PULLMAN, Wash. — Washington state’s highest in-the-nation minimum wage slated to go up to $7.94 on Jan. 1 will have a modest, mixed but mostly positive, impact on the economy, according to an assessment conducted at Washington State University.
The loss of gross state product from the 5 percent minimum wage increase would be roughly $12 million or just 0.006 percent of the baseline gross state product, according to David Holland, professor of economics.
Holland used a computer simulation model to look at the economic impact of minimum wage increases. The economic model calculates baseline equilibrium of supply and demand. The economic model starts by simulating this equilibrium in 2002.
An assumed minimum wage change is introduced, and the model simulates how the economy behaves as it adjusts to that change until it reaches a new equilibrium. The new equilibrium is compared with the baseline economy, and the changes are calculated.
“The advantage of the computer model that we used is that it is possible to look at the economic impact of just the minimum wage increase and observe how the economy reacts to only that shock,” Holland said.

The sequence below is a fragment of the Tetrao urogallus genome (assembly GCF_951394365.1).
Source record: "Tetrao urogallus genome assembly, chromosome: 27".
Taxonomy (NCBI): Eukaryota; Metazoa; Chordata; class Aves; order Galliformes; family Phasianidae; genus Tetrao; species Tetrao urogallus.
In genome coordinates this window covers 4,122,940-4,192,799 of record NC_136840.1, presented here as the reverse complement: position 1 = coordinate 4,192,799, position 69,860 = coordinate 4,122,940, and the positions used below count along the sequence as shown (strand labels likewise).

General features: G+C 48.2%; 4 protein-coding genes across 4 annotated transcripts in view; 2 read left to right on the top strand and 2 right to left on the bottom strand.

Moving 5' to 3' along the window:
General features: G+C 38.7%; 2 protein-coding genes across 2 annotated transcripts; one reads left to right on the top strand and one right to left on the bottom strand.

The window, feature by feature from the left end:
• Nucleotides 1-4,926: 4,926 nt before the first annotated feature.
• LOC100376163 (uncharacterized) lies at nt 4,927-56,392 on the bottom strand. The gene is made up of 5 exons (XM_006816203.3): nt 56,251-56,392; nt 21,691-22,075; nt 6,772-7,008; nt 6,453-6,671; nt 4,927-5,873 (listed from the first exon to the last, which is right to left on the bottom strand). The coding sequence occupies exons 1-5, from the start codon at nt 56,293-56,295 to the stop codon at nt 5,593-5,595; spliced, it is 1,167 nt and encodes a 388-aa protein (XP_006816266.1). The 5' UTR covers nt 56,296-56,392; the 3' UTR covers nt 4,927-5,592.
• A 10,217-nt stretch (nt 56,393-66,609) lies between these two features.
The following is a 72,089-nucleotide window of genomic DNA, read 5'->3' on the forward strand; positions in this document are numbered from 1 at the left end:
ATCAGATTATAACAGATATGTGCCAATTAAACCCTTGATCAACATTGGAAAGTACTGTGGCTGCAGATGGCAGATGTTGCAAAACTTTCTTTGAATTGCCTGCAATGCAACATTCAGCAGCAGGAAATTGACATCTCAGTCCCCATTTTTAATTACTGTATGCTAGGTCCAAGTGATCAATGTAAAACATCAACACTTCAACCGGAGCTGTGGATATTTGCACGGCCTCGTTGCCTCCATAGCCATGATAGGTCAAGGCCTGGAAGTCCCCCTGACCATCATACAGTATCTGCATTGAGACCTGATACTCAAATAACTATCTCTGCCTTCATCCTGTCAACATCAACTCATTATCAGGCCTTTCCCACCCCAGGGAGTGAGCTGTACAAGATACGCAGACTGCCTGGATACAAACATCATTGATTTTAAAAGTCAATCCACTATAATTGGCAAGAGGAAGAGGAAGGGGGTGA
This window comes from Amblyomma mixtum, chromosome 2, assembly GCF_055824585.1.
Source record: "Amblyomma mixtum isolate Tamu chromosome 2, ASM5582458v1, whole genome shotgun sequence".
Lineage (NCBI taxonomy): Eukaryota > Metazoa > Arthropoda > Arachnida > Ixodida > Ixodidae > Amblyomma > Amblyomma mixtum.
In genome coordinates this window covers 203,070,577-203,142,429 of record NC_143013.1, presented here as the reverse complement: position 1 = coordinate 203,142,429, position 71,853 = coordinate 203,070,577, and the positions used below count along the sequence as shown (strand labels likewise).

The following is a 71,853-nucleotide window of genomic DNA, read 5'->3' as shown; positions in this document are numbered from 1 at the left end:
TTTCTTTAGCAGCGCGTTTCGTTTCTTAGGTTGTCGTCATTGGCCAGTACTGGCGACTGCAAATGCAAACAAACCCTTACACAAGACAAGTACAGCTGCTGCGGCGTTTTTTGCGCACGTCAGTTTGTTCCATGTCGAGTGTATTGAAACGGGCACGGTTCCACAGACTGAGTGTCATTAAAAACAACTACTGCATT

“These finding are consistent with the view that minimum wage increases are absorbed by the Washington economy with very little overall damage, and that on balance, such increases are beneficial to minimum wage workers in the sense that the minimum wage bill is increased in both the short-run and long- run with little job loss,” he said.
“For the economy as a whole, a 5 percent increase in the minimum wage leads to a loss of roughly 2.5 percent of all minimum wage jobs, but the wage bill goes up, so the remaining 97.5 percent of all minimum wage workers are better off.”
The main industries losing minimum wage jobs will be agriculture, food service and bars, according to Holland. “You need to remember,” he said, “that minimum wage jobs in Washington make up only 2.4 percent of the total state jobs, about 85,000 jobs out of a total of 3.6 million full- and part-time jobs in 2002.
“It is true that farmers face a very elastic demand for their product and cannot pass on wage increases in the form of higher agricultural commodity prices,” Holland said. “Farmers will adjust to the minimum wage increase by cutting back on more expensive minimum labor and by substituting cost- effective technology if it is available.”
The state’s minimum wage is recalculated each September by the Washington State Department of Labor and Industries. The adjustment, required by an initiative passed by voters in 1998 is based on changes in the federal Consumer Price Index for Urban Wage Earners.
Holland’s study was funded by the Washington Potato Commission.
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